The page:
Monday, August 07, 2017

PMP Protein: Earned Value Management – Basics

By Sathish Babu, PMP



Earned Value Management (EVM) is one of the most important concepts that you need to understand for the PMP® exam and you may expect a good amount of questions from this topic. This technique helps you to think about your project the way your sponsor thinks about it.

Benefits of EVM:
Have you ever wondered if there would be a best practice to help you figure out how your project is progressing and better way to control costs rather than rely on hope, guesses, general estimation or approximate percentage complete? 

  • How valuable will it be, if you know the answer for the following on your project:
  • Are we behind or ahead of schedule?
  • Are we currently under or over budget?
  • When is the project likely to be completed?
  • What is the remaining work likely to cost?
  • How much will we be under or over budget at the end?
These are the benefits of EVM and it has been used as one of the tools and techniques in the “control costs” process under the “project cost management” knowledge area.


Why To Conduct EVM?
Listed below are few key points.
  • Helps to figure out how much of your project’s value has been delivered to the customer so far.
  • Helps to know that how you are doing compared to how you thought you would do.
  • Helps to control the performance measurement baseline (Scope baseline, Schedule baseline and Cost baseline).
  • Helps predict future performance based on trends.
  • Provides accurate and timely data for effective decision making.
  • Helps to find changes you need to make on a project. It may also result in change requests.

Advantages of EVM:
Listed below are few key advantages of EVM.
  • Preventing scope creep.
  • Improving communication and visibility with stakeholders.
  • Reducing risk.
  • Profitability analysis.
  • Project forecasting.
  • Better accountability.
  • Performance tracking.
Terms to know for EVM calculation:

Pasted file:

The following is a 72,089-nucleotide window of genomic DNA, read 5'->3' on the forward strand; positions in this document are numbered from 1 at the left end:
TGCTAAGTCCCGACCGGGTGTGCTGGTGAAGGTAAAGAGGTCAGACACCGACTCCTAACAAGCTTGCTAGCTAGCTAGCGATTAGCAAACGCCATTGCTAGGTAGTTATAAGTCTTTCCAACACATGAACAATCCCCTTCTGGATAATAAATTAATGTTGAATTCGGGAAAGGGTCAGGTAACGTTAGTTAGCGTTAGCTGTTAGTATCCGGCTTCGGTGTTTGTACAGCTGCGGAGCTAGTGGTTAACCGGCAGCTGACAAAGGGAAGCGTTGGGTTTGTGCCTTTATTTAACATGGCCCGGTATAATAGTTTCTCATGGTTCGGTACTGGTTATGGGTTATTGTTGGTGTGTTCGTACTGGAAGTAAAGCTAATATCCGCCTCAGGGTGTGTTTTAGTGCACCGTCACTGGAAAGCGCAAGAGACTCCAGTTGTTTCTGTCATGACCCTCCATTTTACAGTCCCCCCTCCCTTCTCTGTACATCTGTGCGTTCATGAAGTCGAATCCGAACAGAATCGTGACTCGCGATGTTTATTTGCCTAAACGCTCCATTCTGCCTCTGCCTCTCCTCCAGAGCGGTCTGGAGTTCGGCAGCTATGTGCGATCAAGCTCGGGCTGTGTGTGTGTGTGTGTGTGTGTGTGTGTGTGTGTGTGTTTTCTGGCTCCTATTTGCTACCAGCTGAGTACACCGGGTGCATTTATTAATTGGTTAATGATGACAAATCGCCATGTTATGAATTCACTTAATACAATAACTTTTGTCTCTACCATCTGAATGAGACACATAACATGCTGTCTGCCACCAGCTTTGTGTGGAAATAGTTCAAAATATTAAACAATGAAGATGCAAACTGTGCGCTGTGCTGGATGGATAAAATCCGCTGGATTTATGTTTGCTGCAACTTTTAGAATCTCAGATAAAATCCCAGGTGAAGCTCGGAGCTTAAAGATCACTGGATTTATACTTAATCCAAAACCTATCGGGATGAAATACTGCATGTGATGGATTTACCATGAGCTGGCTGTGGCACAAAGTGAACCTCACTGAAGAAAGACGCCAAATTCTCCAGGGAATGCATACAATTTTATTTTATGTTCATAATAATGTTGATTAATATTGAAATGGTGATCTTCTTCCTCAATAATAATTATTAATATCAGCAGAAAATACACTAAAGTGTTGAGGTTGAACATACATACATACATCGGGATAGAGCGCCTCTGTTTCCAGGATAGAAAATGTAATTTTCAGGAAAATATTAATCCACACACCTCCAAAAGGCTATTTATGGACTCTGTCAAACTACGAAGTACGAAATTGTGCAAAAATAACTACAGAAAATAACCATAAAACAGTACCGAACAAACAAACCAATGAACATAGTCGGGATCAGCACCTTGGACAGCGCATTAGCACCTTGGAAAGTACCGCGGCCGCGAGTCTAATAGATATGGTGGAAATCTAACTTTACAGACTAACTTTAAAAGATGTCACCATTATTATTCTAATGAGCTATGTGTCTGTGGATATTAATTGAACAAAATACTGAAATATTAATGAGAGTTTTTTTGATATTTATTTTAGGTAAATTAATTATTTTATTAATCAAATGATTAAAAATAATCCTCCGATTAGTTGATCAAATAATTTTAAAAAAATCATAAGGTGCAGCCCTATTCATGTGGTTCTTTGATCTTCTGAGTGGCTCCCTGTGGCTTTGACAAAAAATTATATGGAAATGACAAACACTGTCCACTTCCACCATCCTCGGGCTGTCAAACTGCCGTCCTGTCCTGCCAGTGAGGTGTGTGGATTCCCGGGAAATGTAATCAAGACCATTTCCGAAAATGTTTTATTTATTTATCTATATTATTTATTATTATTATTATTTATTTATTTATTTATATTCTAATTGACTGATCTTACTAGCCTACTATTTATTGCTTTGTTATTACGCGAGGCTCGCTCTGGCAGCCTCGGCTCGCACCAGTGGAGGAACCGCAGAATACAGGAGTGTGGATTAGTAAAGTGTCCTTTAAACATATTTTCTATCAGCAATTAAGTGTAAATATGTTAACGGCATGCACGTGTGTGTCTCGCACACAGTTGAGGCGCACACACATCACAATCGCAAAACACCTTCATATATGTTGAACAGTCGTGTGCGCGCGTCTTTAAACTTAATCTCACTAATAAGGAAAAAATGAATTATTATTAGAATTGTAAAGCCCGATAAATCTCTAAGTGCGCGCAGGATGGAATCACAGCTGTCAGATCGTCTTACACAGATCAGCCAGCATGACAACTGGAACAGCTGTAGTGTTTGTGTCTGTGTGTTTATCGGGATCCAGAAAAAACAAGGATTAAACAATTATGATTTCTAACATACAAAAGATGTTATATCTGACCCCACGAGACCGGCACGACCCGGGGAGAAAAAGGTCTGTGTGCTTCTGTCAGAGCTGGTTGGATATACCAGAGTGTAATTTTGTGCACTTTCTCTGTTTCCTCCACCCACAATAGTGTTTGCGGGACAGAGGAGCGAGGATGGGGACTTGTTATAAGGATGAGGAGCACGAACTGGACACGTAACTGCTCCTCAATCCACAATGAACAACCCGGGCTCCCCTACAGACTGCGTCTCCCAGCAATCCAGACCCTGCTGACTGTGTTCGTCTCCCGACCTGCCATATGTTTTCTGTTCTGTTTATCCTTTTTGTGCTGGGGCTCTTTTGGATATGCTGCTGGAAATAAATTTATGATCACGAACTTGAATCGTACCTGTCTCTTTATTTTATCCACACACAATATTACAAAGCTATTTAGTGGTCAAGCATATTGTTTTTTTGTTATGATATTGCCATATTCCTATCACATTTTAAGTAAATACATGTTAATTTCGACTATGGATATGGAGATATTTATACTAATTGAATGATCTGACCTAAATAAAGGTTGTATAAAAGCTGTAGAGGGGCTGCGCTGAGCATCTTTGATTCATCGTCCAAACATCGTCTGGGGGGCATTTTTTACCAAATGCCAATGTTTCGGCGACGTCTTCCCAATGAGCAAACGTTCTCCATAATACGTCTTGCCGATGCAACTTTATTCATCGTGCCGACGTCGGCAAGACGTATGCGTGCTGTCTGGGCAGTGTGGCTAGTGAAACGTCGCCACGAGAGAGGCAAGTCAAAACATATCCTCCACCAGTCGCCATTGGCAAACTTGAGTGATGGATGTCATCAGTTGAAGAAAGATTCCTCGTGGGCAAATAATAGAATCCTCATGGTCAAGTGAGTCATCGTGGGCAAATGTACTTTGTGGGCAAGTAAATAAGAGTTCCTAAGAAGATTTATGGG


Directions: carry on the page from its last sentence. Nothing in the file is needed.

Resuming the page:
First, we need to understand the following. 

1) Baseline is a snapshot of the planned budget, schedule and finalized scope for a project. You compare your actual performance against the baseline so you always know how you are doing versus what you planned.

2) Budget at Completion (BAC) is just your project budget. Once you finalized and estimated cost for all activities and resources, you will get the total project budget. This is shown below. (reference sources - “I Want To Be A PMP” book and PMBOK® Guide 5th Edition.)


Project Budget Components

3) Planned Value (PV) is also referred to as Budgeted Cost of Work Scheduled (BCWS) defines the physical, scheduled or planned work that should have been completed.

Formula for PV = BAC x Planned % complete

4) Earned Value (EV) is also referred to as Budgeted Cost of Work Performed (BCWP) all about how much your project actually earned. When you calculate EV, you are showing your sponsor how much value that investment has earned.

Formula for EV = BAC x Actual % complete

5) Actual Cost (AC) is also referred to as Actual Cost of Work Performed (ACWP) all about the costs actually incurred for the work completed by the specified date.

6) Schedule Variance (SV) is about the difference between PV and EV, to tell whether the project work is ahead of, on or behind schedule.

Formula for SV = EV – PV

We can interpret SV as below.